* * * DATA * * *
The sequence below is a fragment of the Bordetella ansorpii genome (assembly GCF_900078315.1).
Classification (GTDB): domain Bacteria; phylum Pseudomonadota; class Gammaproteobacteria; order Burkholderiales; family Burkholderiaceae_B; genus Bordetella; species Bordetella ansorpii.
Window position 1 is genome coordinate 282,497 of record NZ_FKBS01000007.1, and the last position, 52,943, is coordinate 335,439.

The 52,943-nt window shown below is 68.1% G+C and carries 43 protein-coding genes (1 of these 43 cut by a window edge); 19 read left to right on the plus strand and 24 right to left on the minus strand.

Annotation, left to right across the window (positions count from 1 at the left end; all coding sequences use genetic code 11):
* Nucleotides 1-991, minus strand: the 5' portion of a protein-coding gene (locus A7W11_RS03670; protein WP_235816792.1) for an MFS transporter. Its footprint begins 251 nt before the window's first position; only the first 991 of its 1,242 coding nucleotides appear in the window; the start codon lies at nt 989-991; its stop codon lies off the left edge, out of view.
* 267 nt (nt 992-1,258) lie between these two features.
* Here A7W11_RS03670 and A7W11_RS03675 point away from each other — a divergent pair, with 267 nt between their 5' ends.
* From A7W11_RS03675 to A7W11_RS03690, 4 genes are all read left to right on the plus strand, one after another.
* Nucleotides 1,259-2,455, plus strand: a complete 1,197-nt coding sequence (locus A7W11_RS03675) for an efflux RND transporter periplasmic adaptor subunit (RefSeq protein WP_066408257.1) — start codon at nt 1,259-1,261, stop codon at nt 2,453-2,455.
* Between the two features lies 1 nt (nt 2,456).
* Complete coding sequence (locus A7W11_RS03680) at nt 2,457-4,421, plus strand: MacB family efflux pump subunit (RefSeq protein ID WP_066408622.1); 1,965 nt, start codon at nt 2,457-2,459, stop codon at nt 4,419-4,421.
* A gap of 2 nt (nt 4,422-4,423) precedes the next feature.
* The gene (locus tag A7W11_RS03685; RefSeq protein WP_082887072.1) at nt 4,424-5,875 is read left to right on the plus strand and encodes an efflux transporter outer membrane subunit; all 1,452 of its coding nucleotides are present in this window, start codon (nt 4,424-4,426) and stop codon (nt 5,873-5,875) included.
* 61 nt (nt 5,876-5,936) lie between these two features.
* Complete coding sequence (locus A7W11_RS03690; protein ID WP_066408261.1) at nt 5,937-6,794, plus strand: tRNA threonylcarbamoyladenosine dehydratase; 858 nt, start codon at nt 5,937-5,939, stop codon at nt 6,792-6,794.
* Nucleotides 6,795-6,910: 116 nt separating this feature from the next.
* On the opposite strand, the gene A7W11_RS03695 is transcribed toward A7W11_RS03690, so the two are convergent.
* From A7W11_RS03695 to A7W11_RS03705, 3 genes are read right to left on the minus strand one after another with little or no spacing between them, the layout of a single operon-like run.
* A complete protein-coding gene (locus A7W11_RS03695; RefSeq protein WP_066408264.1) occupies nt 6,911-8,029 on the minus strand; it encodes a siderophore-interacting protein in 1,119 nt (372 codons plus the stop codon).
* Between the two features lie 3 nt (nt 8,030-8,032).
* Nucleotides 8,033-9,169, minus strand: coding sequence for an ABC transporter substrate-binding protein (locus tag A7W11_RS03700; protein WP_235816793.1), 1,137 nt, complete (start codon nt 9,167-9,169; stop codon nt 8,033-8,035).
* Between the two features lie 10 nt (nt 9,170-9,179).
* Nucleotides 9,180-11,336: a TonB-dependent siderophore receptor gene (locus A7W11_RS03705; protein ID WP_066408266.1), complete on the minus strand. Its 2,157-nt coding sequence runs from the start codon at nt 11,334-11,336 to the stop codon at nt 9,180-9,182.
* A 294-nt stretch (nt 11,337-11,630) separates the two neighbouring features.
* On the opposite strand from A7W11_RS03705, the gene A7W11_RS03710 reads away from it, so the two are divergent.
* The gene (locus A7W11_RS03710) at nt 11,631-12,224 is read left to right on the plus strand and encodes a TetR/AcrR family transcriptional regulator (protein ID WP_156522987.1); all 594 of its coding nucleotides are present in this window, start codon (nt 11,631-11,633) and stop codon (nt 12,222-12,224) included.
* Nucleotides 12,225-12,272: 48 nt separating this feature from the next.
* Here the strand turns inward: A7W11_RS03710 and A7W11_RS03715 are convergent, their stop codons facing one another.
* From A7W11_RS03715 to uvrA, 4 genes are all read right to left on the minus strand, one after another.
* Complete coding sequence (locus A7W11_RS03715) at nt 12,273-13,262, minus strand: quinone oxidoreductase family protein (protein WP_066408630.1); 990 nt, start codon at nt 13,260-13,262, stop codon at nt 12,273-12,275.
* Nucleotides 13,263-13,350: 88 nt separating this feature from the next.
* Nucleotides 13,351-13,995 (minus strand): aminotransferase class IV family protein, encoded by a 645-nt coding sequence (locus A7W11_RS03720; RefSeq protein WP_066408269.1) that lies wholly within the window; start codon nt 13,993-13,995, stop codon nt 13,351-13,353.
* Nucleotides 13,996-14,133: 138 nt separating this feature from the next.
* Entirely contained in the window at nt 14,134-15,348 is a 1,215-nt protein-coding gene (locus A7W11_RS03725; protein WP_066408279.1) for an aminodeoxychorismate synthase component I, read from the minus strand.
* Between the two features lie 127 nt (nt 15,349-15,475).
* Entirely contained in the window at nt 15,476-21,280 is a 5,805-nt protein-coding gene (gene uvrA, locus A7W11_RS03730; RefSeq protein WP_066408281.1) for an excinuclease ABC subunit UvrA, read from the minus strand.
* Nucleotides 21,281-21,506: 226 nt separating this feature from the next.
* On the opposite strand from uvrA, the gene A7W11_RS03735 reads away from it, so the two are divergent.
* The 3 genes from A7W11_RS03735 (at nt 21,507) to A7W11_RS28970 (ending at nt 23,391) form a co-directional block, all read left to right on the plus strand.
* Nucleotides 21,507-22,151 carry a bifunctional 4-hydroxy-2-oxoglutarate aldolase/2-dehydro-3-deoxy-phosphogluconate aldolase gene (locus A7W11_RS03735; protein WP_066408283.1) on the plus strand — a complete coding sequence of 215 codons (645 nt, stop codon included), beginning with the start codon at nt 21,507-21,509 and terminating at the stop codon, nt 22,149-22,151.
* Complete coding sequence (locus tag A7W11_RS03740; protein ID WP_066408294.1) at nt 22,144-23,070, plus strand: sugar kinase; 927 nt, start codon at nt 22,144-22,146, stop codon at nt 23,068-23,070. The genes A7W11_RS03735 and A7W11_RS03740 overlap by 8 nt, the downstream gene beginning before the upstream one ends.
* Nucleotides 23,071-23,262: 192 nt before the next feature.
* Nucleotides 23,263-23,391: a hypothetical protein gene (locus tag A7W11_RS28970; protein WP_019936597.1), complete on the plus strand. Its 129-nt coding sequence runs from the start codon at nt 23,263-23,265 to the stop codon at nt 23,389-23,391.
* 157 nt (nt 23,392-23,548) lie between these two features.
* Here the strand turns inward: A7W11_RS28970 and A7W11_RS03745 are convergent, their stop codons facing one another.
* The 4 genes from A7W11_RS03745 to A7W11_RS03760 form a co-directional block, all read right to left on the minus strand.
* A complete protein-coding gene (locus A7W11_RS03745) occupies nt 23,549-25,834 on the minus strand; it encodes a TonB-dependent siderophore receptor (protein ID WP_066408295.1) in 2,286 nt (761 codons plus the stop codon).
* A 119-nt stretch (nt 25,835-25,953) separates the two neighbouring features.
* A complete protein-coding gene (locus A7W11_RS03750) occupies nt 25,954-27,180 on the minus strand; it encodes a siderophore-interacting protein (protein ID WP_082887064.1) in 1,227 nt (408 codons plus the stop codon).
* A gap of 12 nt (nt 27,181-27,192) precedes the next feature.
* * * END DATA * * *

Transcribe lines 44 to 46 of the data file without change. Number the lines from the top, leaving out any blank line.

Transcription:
* Nucleotides 23,263-23,391: a hypothetical protein gene (locus tag A7W11_RS28970; protein WP_019936597.1), complete on the plus strand. Its 129-nt coding sequence runs from the start codon at nt 23,263-23,265 to the stop codon at nt 23,389-23,391.
* 157 nt (nt 23,392-23,548) lie between these two features.
* Here the strand turns inward: A7W11_RS28970 and A7W11_RS03745 are convergent, their stop codons facing one another.